The Barbaric Spectacle of Late Modern Fighting
Date of Award
Closed Access Thesis
Master of Science (MS)
Peter B. Kraska
Victor E. Kappeler
Few events can ignite public controversy and attract popular attention than that of violence. A fascinating new development - human cage fighting - has generated massive audiences and significant media attention. Existing beneath the visceral spectacle of mediated Mixed Martial Arts (MMA) is an underworld of human fighting that is gripping contemporary popular culture. By offering more illicit and brutal forms of violence, this netherworld has increasingly distorted the boundary between criminality and entertainment. Despite the massive implications stemming from this phenomenon, criminology has yet to inquire into this rapidly growing trend. This study sheds initial empirical and theoretical light on "human fighting" through employing ethnographic research methods by making use of field participation, direct observations, and in-depth interviews. By utilizing methods that permit the close systematic collection of data, this ethnography has allowed for an intimate understanding of both state-sanctioned and underground human fighting activities. In order to make theoretical sense of the major findings, a late-modern framework is used to contextualize this emerging phenomenon as well as unpack its situated meaning and social significance.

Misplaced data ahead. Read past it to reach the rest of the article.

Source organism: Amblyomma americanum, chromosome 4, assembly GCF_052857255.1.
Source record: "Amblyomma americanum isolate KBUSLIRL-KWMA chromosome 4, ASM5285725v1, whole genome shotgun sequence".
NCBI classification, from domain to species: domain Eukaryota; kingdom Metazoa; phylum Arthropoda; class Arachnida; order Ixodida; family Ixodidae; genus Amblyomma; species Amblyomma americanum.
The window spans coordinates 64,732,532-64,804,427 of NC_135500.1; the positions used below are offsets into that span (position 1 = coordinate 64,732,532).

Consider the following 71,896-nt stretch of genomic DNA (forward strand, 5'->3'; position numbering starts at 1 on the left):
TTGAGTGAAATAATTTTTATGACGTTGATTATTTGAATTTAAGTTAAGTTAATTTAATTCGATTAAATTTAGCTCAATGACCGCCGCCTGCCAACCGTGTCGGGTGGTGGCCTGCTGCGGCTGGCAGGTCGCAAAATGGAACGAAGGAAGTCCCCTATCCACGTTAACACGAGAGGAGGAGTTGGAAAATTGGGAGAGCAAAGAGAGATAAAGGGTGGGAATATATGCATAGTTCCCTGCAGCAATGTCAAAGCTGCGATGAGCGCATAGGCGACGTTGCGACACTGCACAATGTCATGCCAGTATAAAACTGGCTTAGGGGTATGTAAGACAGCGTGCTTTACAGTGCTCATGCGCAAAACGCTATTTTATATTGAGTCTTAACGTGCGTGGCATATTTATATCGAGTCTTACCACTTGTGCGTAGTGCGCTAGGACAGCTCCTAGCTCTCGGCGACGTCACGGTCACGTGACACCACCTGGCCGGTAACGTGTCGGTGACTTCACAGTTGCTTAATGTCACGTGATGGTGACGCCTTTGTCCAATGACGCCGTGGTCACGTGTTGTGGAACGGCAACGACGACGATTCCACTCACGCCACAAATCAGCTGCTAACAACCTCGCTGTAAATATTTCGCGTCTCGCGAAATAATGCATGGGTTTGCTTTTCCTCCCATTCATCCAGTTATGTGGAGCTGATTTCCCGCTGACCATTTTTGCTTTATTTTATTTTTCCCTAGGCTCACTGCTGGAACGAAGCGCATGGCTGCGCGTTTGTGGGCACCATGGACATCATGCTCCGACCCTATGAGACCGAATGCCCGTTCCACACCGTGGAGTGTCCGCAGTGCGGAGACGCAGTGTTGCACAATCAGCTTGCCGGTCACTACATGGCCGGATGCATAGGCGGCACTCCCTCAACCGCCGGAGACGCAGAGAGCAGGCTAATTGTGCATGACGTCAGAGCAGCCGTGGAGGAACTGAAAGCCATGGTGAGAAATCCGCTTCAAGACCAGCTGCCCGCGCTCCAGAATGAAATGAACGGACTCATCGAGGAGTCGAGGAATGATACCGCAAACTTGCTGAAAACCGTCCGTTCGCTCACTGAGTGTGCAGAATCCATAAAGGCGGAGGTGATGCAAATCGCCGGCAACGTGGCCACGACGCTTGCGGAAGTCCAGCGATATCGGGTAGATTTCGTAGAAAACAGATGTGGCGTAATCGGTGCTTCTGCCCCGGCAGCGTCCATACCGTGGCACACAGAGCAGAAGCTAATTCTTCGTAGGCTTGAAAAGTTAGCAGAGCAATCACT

Copyright 2009 John James Brent
Brent, John James, "The Barbaric Spectacle of Late Modern Fighting" (2009). Online Theses and Dissertations. 87.
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